I had a fun Bank Holiday weekend at the Giro, but not the Giro the whole cycling world was talking about. I wasn’t in Rome watching Chris Froome’s triumph, instead I was not far from home in Shropshire driving a neutral service vehicle on the Giro del Mon https://www.girodelmon.co.uk, a three-day, five-stage race set up this year by Shrewsbury’s Chris Pook, of local club Rhino Velo Racing. As a result over the three days I got to see more bike racing up close than in nearly 30 years covering the Tour de France.
First up, can I just say that anyone who thinks the job that those yellow Mavic cars do on the Tour de France and other races is simple, then think again. Me and my three helpers, parents of other riders in the Halesowen Cycling Club Academy, were stretched to the limit at times. What we had in common with Mavic is that it’s a stressful deal, trying to change wheels rapidly when a rider is in a panic. For us, however, in many cases the riders hadn’t to do a wheel change in anger before, plus in a race on open British roads you are always conscious that another vehicle could plough into the back of you as they probably won’t be expecting a car to be stopped dead in the road just around the next corner.
But we got through without mishap, and although very few of the riders we helped managed to get back to the race because there was no “convoy” for them to work – and there was a race rule forbidding “drafting”, because it would keep us from where we had to be, at the back of the peloton – to a man they were all understanding when we gave them their flatted wheels back, no matter how much time they had lost. It was nice to feel you were at an event where there were no inflated egos, in spite of the amount of time, effort, cash and emotion everyone puts in. (For those wondering, the pictures above and below were taken on a stage on an airfield, where, yes, we gave a couple of riders a bit of a help…)
It was also pretty salutary to see the hard work that went in to keep the show on the road. The joy of a stage race for riders and media is that anything can happen. The nightmare for the organising team is that anything can happen. In this case it was a finish that had to be changed, a wealth of winter potholes (irony of ironies, the race made friends among locals who realised that if the council wouldn’t fill them, the race organisers would), and thunderstorms which caused landslides, felled trees, piled up mud in places, and ran gravel six inches across the road. All that had to be managed on the hoof, before the show even took to the road.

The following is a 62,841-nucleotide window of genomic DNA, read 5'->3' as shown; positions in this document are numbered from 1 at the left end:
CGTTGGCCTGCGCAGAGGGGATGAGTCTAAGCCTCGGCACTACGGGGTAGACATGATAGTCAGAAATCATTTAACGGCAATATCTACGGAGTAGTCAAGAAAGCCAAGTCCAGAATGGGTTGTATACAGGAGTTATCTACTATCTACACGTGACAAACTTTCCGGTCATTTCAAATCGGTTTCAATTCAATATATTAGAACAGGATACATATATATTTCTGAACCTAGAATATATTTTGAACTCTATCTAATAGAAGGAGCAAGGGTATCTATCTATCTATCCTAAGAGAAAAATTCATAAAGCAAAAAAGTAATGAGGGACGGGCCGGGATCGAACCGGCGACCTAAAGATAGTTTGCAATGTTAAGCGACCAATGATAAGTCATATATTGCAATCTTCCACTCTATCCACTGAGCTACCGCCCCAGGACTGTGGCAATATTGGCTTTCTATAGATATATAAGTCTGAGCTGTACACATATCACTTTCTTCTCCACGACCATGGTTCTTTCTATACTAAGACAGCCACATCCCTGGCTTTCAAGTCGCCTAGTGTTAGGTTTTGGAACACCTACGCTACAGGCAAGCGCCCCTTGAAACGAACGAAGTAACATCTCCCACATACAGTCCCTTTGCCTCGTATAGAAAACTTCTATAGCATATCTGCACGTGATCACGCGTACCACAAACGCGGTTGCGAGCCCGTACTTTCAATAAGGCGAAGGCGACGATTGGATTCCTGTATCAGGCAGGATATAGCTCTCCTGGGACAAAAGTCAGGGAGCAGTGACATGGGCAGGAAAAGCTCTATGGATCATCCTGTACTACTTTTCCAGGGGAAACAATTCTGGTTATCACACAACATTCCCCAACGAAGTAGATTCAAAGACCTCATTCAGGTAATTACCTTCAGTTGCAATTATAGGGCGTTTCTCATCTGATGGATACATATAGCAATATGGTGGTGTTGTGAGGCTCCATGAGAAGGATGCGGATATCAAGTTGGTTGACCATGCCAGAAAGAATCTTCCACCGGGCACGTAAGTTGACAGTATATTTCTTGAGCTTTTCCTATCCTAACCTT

Chris’s ambition had been to run the final stage over four laps of the massive Stiperstones climb, and realising that meant the riders got to experience a truly epic stage, run off at an astonishing 25.5mph. Not all of them made it through but it was memorable and spectacular. It could also provide the foundation for this event to go forward in some interesting ways, which hopefully it will. As an amateur bike racer, I can testify that the events you remember are usually stage races, and they are the ones where you are truly stretched. That hellish day out provides a wealth of tales and memories. And some great pics and videos here: https://www.facebook.com/girodelmon/posts
Why did I get involved? Increasingly in recent years, my philosophy has been that it is better to try and do things rather than whinge on the sidelines. There was a massive shortage of races in our local area a couple of years ago, making it hard for us to help young riders to develop, so we formed a work group to try to support organisers. Chris was part of that group, so you help out. Simples. Plus, it gave me a chance to keep an eye on some of the riders in the club team that I look after, one of whom, Charlie Walker, ended up in yellow for a day (below).
There is a bigger picture here. Compared to Ireland, where three-day stage races have proliferated in the shadow of the Ras, stage races in England are hard to find at the echelon between two-days and the Tour of Britain, the Tour of Sussex in July being an honourable exception. As a young rider I remember events like the Ras de Cymru – last run in 2016 – and the Launa Windows 3-Day; good strong local events with an established identity that provided a stepping stone between one-day races and the higher level. And these are precisely the events that help riders develop.
It’s not simple to run stage races on British roads – and it is expensive – but the advent of accredited marshals may have changed the game, even if the costs for riders are higher, simply because as well as rider safety, events have a far more professional face to show fellow road users and the police. In an ideal world, every BC region should have something like this event, and if what Chris and his team managed over the weekend helps inspire other potential organisers by making them realise what can be done, all to the good.